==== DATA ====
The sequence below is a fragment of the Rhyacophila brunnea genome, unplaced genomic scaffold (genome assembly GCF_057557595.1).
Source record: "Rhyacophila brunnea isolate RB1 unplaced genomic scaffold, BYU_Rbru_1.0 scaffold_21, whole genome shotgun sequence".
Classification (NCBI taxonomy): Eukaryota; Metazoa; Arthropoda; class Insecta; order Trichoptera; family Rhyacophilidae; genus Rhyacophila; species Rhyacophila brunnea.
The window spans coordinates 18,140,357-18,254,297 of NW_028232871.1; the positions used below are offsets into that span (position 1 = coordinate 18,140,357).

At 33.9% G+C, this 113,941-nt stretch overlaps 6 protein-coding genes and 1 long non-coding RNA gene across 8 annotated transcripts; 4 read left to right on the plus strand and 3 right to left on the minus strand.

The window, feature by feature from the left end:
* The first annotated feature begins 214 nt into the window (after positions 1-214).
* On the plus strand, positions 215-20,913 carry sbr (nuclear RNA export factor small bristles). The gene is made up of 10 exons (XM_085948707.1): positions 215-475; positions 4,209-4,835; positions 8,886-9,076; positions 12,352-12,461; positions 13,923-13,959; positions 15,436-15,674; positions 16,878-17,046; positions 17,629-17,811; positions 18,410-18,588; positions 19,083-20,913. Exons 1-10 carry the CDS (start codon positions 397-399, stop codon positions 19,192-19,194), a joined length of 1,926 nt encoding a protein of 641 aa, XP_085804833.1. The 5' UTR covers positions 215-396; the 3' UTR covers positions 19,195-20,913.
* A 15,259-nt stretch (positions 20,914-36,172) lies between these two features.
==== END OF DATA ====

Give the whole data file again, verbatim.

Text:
The sequence below is a fragment of the Rhyacophila brunnea genome, unplaced genomic scaffold (genome assembly GCF_057557595.1).
Source record: "Rhyacophila brunnea isolate RB1 unplaced genomic scaffold, BYU_Rbru_1.0 scaffold_21, whole genome shotgun sequence".
Classification (NCBI taxonomy): Eukaryota; Metazoa; Arthropoda; class Insecta; order Trichoptera; family Rhyacophilidae; genus Rhyacophila; species Rhyacophila brunnea.
The window spans coordinates 18,140,357-18,254,297 of NW_028232871.1; the positions used below are offsets into that span (position 1 = coordinate 18,140,357).

At 33.9% G+C, this 113,941-nt stretch overlaps 6 protein-coding genes and 1 long non-coding RNA gene across 8 annotated transcripts; 4 read left to right on the plus strand and 3 right to left on the minus strand.

The window, feature by feature from the left end:
* The first annotated feature begins 214 nt into the window (after positions 1-214).
* On the plus strand, positions 215-20,913 carry sbr (nuclear RNA export factor small bristles). The gene is made up of 10 exons (XM_085948707.1): positions 215-475; positions 4,209-4,835; positions 8,886-9,076; positions 12,352-12,461; positions 13,923-13,959; positions 15,436-15,674; positions 16,878-17,046; positions 17,629-17,811; positions 18,410-18,588; positions 19,083-20,913. Exons 1-10 carry the CDS (start codon positions 397-399, stop codon positions 19,192-19,194), a joined length of 1,926 nt encoding a protein of 641 aa, XP_085804833.1. The 5' UTR covers positions 215-396; the 3' UTR covers positions 19,195-20,913.
* A 15,259-nt stretch (positions 20,914-36,172) lies between these two features.